Recent political changes in Sudan could potentially usher in a better future for its citizens. However, the country is still reeling from the effects of decades of conflict, and a poor state of basic essential services for the people, such as health and education. On top of this, a failing economy has increased the price of food. At the same time, Sudan is prone to disease outbreaks and natural hazards.
President Omar Al Bashir was removed from power in April 2019, after 30 years of incumbency and months of civil unrest. A new transitional government took office in September 2019. Humanitarian needs in Sudan are still on the increase as the country has embarked on a fragile transition.
More than 9 million people in Sudan require humanitarian assistance (OCHA). High food prices, cash and fuel shortages and the disruption of basic services have left vulnerable people struggling, especially internally displaced people and refugees. 6.2 million people are experiencing food shortages (FAO/WFP), while undernutrition rates in the country are among the highest in the world: 2.5 million children (1 in 6) and mothers suffer from acute malnutrition, a life-threating condition (UNICEF).
Sudan hosts more than 3 million displaced people who had to flee from their homes for their safety, either from within Sudan itself or from other countries, mostly from South Sudan (UNHCR). Resources in the hosting areas are overstretched, food supplies are running short, education and health is under-resourced and organisations are reporting shortages of essential medicines across the country which are affecting the whole Sudanese population.
Against this backdrop of dire humanitarian needs, it is crucial that humanitarian partners have timely and unfettered access to the people in need.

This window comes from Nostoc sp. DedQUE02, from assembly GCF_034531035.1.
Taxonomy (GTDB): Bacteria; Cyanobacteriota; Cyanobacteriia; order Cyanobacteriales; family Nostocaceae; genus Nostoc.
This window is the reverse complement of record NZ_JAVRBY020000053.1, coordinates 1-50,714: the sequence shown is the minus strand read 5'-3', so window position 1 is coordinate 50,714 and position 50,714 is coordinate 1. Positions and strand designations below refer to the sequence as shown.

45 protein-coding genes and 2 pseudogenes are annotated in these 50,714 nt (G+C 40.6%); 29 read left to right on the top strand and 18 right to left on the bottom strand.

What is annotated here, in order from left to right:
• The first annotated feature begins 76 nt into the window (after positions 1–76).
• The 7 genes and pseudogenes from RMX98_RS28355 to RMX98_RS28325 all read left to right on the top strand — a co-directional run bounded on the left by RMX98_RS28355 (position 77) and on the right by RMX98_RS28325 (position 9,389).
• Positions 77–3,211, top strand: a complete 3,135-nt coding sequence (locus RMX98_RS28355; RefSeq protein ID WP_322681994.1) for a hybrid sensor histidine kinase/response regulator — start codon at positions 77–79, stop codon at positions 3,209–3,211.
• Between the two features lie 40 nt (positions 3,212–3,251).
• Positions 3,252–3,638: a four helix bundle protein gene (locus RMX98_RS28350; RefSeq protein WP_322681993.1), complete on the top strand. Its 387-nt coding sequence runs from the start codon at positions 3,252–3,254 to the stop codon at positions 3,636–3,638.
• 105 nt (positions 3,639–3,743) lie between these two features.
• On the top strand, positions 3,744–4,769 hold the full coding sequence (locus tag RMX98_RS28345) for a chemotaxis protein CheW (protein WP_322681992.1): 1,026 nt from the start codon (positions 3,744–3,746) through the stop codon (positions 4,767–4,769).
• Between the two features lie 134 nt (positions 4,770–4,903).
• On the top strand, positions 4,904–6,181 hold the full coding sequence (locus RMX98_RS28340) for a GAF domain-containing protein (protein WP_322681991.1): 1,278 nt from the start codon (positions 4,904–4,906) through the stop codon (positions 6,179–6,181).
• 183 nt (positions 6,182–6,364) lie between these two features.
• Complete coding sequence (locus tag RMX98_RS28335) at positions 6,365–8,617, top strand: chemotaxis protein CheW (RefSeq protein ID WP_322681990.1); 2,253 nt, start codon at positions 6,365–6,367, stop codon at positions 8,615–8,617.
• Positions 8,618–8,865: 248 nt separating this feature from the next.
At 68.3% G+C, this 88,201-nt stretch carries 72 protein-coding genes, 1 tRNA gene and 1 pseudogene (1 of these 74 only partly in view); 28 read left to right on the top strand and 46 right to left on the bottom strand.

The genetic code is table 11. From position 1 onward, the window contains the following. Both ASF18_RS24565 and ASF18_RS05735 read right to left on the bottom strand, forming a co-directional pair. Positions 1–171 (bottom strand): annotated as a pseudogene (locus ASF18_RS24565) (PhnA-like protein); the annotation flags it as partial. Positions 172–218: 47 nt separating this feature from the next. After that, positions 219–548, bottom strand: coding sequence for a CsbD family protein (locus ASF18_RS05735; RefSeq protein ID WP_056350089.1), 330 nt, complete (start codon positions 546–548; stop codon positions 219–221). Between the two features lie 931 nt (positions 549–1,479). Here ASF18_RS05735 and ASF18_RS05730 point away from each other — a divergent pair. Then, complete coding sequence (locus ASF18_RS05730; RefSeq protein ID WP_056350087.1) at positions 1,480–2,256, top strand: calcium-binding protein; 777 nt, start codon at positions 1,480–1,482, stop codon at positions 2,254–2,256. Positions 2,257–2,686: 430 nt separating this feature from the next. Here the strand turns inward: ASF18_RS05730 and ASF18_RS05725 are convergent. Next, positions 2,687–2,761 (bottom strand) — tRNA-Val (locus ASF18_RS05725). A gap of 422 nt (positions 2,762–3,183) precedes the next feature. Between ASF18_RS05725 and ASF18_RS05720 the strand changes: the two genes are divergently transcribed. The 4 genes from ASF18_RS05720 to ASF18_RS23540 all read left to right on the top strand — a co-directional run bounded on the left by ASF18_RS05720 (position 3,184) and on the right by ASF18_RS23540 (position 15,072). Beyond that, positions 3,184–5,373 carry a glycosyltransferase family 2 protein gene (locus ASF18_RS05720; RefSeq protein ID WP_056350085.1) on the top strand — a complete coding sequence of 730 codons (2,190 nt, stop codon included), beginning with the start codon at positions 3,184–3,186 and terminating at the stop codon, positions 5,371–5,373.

Since 2011, the EU has allocated close to €550 million in life-saving assistance to people in Sudan affected by conflict, food shortages and malnutrition, natural hazards or disease outbreaks. The overall humanitarian response in Sudan continues to address the most critical needs (mainly food and nutritional assistance, shelter, emergency healthcare, access to clean water, education and protection assistance) despite numerous challenges, such as the lack of emergency capacity and a critical funding gap.
The bulk of EU humanitarian aid in Sudan goes to food assistance and nutritional care. It supports the most vulnerable households – mostly internally displaced and refugee families - that are struggling to get enough food to meet their needs. The EU also contributes to the nutritional treatment and care of children under 5 years of age, and pregnant or breastfeeding mothers across Sudan.
In refugee hosting areas, EU funds support registration, reception and basic services. They also help with the screening for malnutrition, diseases and possible protection needs, together with the subsequent referral of people in need of special help.
In order to increase people’s access to long-term social protection in Sudan, the EU is complementing humanitarian funding with development assistance that helps communities build resilience.